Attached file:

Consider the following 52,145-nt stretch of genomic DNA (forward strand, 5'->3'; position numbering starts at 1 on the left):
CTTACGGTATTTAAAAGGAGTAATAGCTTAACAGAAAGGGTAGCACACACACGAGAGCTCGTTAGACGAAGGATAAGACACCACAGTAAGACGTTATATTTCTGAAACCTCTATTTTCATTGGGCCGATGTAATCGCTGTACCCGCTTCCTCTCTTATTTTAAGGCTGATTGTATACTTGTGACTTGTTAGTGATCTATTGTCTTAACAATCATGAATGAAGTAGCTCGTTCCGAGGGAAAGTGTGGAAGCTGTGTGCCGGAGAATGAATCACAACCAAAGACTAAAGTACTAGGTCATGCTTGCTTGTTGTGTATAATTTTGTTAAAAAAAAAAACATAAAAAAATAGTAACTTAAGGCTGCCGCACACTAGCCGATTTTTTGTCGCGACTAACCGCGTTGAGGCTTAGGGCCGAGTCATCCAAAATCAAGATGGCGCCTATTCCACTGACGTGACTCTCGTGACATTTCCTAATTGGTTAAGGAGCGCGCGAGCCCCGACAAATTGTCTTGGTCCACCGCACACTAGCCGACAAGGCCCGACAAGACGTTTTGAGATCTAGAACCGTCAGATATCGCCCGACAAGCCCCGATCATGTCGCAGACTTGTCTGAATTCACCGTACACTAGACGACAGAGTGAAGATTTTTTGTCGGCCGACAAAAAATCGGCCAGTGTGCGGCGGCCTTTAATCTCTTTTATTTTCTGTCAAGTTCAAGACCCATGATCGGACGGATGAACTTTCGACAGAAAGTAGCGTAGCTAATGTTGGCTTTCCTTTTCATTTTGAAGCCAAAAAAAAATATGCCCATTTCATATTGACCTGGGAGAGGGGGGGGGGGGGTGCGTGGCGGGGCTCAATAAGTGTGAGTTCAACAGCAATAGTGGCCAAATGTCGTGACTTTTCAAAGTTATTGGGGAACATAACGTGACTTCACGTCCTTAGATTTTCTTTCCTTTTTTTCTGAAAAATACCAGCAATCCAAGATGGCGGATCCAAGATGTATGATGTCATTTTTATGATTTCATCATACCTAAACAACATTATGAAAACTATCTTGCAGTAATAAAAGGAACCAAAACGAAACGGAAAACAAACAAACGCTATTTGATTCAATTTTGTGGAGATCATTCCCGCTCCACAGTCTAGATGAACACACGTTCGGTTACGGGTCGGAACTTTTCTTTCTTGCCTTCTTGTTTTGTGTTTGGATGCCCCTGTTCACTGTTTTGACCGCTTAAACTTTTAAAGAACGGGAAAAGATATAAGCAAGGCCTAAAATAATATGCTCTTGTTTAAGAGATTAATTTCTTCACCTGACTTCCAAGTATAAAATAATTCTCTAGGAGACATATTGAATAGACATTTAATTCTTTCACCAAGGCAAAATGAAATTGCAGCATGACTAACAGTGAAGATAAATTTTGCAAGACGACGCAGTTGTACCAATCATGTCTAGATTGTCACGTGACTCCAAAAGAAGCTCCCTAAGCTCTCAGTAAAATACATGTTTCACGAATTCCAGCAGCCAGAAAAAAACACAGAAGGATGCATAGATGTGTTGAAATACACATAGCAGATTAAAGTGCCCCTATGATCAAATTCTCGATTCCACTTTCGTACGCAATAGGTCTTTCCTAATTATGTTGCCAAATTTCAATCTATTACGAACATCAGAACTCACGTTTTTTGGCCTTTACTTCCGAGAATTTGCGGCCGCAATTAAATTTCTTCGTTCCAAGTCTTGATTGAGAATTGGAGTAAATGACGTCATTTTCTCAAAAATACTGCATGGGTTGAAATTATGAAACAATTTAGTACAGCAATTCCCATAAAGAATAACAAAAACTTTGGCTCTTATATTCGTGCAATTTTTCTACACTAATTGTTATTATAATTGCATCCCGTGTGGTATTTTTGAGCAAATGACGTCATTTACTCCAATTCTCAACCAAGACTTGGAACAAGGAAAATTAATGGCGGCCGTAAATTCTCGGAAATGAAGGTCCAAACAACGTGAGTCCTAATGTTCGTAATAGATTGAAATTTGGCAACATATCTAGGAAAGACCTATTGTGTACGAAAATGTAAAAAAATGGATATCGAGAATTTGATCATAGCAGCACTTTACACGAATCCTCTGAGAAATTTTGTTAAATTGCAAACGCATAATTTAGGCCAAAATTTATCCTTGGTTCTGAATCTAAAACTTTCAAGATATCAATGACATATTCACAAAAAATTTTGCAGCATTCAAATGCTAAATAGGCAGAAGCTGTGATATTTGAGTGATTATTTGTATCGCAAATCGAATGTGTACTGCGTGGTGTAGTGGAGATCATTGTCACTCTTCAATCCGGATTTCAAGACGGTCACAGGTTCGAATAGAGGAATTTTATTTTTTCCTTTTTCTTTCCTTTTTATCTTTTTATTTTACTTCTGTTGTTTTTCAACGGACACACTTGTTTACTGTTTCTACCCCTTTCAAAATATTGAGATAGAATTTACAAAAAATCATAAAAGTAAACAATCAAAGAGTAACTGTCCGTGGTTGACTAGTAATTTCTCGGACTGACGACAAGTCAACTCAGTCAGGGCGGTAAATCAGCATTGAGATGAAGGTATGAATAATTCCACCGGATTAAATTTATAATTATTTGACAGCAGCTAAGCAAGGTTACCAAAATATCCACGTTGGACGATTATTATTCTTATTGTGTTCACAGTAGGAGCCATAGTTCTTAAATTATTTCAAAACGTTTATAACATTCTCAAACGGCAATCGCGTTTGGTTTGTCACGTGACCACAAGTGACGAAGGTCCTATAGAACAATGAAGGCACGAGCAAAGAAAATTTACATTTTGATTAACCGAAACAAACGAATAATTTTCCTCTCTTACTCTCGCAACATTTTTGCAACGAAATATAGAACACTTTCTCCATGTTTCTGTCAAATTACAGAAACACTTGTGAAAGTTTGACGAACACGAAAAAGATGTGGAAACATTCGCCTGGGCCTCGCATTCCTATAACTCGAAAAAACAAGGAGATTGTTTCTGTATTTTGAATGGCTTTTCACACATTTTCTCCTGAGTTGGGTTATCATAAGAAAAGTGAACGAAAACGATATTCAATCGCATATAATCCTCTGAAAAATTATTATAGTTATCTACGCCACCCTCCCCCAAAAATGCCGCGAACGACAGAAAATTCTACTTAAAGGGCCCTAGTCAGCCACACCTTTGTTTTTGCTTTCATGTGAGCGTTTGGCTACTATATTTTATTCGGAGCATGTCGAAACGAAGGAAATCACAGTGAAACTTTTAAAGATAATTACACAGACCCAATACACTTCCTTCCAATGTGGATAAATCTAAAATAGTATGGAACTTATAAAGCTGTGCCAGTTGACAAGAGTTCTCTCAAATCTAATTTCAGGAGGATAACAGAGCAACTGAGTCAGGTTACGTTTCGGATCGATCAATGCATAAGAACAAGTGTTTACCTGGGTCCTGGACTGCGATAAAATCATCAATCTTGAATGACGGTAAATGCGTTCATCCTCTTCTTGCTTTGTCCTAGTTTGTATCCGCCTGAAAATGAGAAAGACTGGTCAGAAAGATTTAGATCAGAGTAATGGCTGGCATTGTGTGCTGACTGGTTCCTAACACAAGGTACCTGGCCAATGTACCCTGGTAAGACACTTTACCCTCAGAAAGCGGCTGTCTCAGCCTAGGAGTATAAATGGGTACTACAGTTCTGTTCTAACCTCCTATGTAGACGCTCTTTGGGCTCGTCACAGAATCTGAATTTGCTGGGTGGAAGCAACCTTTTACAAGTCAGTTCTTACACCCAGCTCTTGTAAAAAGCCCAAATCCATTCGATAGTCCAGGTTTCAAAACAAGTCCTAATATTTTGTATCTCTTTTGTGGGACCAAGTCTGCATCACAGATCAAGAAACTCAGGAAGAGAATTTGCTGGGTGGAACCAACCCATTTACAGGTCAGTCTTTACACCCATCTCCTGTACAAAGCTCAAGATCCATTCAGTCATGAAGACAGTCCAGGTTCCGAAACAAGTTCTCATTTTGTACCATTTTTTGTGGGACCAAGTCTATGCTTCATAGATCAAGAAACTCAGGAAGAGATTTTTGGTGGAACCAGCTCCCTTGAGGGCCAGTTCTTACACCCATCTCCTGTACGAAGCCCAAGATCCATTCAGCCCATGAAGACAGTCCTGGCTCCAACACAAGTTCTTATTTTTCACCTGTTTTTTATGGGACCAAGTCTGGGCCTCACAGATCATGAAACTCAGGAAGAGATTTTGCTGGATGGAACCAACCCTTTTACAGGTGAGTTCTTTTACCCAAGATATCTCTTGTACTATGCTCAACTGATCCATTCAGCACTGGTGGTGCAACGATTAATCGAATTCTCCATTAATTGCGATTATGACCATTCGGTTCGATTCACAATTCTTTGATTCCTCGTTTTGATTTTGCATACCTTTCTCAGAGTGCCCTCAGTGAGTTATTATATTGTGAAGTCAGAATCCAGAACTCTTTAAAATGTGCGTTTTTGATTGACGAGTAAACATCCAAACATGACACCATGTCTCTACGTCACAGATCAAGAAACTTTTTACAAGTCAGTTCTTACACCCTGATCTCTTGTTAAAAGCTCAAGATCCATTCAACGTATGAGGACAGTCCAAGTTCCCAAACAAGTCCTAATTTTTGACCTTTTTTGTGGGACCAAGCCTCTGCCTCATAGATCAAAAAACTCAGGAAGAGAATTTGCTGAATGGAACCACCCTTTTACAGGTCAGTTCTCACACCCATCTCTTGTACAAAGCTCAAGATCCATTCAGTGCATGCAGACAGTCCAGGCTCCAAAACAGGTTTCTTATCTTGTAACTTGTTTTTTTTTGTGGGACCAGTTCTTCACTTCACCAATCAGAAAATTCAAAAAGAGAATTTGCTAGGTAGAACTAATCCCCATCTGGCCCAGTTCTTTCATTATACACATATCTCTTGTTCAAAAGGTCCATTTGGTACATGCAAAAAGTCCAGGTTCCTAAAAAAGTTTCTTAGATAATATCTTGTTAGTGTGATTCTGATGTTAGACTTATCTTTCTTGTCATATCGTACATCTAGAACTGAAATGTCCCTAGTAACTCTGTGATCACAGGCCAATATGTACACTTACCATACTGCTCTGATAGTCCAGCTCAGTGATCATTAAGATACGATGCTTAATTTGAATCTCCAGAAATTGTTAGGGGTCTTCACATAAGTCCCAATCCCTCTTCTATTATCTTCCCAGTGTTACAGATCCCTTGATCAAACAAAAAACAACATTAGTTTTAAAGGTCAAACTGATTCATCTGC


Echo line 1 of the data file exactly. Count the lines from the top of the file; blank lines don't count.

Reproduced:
Consider the following 52,145-nt stretch of genomic DNA (forward strand, 5'->3'; position numbering starts at 1 on the left):